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massivehealth:

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A few conclusions:

  • Eating fat doesn’t actually make us fat. It’s the insulin cycle, triggered by eating carbohydrates.
  • The easily-digestible carbs like refined flour, soda, and potatoes are the worst offenders.
  • For weight-loss, a low-carb diet is a lot more effective than a low-fat,…
popculturebrain:

Poster: Cougar Town Season 3 | TVLine

popculturebrain:

Poster: Cougar Town Season 3 | TVLine

Lighting Darkened Corners

lareviewofbooks:

N.S. Morris
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Graffiti/Egypt cc Mona Sosh


Reza Aslan, editor
Tablet & Pen: Literary Landscapes from the Modern Middle East

W.W. Norton and Company, 2010, 657 pp.

Spreading through American living rooms last winter, as live broadcasts streamed from Cairo’s Tahrir Square, was an overdue recognition that Arabs and others in the Middle East were not so different after all, not inhibited by their culture and religion, for instance, from wanting modern political and economic systems. A young, university educated woman articulated in eloquent English her plans for reform. An older man, a shopkeeper, was ready to die to change a system he knew in his gut was wrong. Those who have spent time in the region could not help but feel relief, not only at the bursting-forth of new momentum for change, but at the shift in perceptions here at home. Then came the pop video “Voice of Freedom” by Mostafa Fahmy, showing families in the streets singing of their hopes for the future. The week Hosni Mubarak left office, “Voice of Freedom” reached 1.5 million YouTube hits.

This many could relate to. Protesters were not shouting for Allah to kill Jews and Westerners. They were demanding decency and dignity. Ordinary people rallied against violent intimidation and structural discrimination, for better jobs and an end to money-grabbing cronyism among elites. In Tunisia and Egypt, in Bahrain, Iran, Libya, Yemen and Syria, movements of various sizes and varying agendas began to form. Each country came into focus as distinct. Once these folks began inhabiting the west’s laptop screens, we grew anxious to get to know them better. We craved — and still crave — more back story.

How timely, then, is the anthology Tablet & Pen: Literary Landscapes from the Modern Middle East. Edited by Reza Aslan, author of No god but God and Beyond Fundamentalism, the collection came out late last fall just before protests in Tunisia started the season of change. Digital media may have spurred aspiration into action, but it’s the region’s wealth of stories and poems that have animated the spirit behind the recent events. Al Jazeera’s live webcasts were crucial, but so were the words of poet Abu al-Qasim al-Shabi’s “The Will to Live,” words activists chanted in Tunis as they began the wave of uprisings in January:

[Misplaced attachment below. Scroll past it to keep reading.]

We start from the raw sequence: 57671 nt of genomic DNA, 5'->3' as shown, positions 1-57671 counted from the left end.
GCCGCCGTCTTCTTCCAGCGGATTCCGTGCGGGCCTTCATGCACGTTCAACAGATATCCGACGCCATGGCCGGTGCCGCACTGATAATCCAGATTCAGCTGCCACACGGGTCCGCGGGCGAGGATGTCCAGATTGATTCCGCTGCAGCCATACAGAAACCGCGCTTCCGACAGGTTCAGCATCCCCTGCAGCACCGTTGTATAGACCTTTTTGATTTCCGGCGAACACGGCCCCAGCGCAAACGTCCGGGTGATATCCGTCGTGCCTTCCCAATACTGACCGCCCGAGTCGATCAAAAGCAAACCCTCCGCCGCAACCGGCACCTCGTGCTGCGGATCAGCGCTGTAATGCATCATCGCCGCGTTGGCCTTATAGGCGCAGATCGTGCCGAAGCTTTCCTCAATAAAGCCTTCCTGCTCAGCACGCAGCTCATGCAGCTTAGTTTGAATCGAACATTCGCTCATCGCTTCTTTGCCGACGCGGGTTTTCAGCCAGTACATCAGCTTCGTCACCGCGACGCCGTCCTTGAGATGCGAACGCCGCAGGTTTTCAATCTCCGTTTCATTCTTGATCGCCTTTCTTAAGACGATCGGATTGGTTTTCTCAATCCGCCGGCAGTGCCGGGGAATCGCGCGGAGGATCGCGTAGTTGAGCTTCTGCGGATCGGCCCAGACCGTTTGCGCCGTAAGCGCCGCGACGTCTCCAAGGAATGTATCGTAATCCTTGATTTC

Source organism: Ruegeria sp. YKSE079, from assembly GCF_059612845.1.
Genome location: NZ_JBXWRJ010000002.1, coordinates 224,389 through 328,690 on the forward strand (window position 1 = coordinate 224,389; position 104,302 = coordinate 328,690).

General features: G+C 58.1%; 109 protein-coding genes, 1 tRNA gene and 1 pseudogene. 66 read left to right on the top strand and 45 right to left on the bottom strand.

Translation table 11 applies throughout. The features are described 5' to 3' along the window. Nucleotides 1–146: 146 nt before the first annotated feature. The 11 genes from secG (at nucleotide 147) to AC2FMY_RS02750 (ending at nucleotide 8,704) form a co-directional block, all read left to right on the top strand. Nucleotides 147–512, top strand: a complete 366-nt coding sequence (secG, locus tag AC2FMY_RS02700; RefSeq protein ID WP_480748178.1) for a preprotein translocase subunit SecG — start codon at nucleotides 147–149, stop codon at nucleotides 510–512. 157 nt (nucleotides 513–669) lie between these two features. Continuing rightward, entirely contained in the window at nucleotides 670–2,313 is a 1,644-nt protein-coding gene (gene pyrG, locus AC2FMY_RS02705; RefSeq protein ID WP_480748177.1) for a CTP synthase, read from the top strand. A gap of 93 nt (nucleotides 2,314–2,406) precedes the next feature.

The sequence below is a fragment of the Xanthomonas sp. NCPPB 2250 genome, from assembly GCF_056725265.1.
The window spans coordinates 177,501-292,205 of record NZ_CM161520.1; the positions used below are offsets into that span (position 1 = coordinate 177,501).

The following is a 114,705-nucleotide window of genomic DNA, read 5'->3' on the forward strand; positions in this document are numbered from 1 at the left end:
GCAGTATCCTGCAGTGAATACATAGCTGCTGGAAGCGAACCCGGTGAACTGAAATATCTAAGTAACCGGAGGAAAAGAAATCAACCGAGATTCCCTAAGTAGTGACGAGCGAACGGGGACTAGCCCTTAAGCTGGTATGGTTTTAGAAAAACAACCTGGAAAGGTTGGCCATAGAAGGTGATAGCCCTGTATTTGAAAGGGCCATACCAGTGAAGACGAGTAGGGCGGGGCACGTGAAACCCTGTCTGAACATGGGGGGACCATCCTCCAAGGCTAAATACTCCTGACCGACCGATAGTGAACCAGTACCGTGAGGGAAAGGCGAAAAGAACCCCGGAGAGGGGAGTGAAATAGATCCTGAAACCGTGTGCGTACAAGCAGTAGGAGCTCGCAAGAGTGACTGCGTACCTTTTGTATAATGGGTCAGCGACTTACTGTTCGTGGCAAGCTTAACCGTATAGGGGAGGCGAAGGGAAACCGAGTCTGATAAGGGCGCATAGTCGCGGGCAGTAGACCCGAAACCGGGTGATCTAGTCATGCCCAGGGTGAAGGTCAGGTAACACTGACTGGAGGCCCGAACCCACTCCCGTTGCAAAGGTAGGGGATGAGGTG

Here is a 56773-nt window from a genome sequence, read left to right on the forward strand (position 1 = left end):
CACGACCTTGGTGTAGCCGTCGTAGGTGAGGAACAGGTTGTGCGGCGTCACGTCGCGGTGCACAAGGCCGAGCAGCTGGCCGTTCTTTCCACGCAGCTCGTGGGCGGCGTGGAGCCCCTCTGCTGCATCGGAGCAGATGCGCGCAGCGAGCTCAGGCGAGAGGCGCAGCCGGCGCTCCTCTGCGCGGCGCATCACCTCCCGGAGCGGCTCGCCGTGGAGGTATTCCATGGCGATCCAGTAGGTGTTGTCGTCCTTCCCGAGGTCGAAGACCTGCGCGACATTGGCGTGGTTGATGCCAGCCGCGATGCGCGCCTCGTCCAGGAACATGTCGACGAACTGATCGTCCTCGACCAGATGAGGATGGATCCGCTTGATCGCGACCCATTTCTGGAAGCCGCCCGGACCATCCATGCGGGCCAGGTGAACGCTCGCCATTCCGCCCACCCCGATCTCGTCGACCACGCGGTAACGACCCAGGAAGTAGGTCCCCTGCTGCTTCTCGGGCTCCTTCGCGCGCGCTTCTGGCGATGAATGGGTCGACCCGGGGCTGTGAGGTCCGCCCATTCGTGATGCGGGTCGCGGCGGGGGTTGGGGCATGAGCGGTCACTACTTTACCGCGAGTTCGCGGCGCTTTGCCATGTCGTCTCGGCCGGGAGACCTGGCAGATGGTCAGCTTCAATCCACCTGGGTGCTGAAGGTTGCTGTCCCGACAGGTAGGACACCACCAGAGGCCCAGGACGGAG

If, one day, a people desires to live, then fate will answer their call.
And their night will then begin to fade, and their chains break and fall.

Tunisians recited these words in the 1950s as they fought for independence from France, and this year their children and grandchildren revived them. This poem, and others by al-Shabi, spread with the speed of a mouse click to Alexandria and Cairo, and now provide comfort to the friends and family of unarmed civilians recently killed by the regime in Syria — more than 1,500 as of this writing.

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fox411:

Charlize Theron for W Magazine’s “Movie Issue” : 

Growing up in South Africa, were you always tall and blonde and beautiful?

For the first eight years of my life, I didn’t have front teeth. I was pretty sick as an infant, and antibiotics rotted them. But then I started to take dance classes, and I eventually got some teeth [laughs]. When I was 16, I went to Milan to model.

Did you dream of being an actress?

I wanted to be a ballerina, but I was too tall, and I had too many injuries. What I loved as a ballerina was telling stories, and I could also do that with acting, so I eventually moved to L.A.

You had a star-is-born moment as a result of your first role. For 2 Days in the Valley, you were on a billboard over Sunset Boulevard for a very long time. What was the audition for that movie like?

I remember I was in a catsuit. I’d never auditioned before, and I almost brought a bottle of ketchup and squirted it all over myself for the scene where I got shot. I looked like a maniac. It was a dying scene, so I barged through the door and started crawling on the floor. I think they were too scared not to give me the role.

MORE FROM W MAGAZINE: 

Uncensored and Unzipped: The Year’s 20 Best Movie Performances

Celebrities Reveal What Movies Made Them Cry

Kim Kardashian’s Shocking W Photo Shoot

Michael Fassbender Proudly Bares All

Brad and Angelina’s Iconic W Photo Shoot

Dear media, please call it rape

jessicavalenti:

Greg Kelly, son of NYC police commissioner Raymond Kelly and co-host of “Good Day New York” on Fox 5, is being investigated for sexually assaulting a woman. Yet the headline that just came up in my news feed was this:

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The media needs to call sexual assault what it is. When headlines continually conflate rape and sexual assault with ‘sex’, they contribute to a culture that ignores, and even condones, sexual violence. 

UPDATE: Look at this! Good on them.

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michaelsteeber:

Apple has allegedly given the official word that Siri will not be coming to older iOS devices, at least not any time soon. I received word yesterday from someone who contacted Apple with a bug report, suggesting an optional build of iOS with Siri included, available as a paid upgrade:

Bug…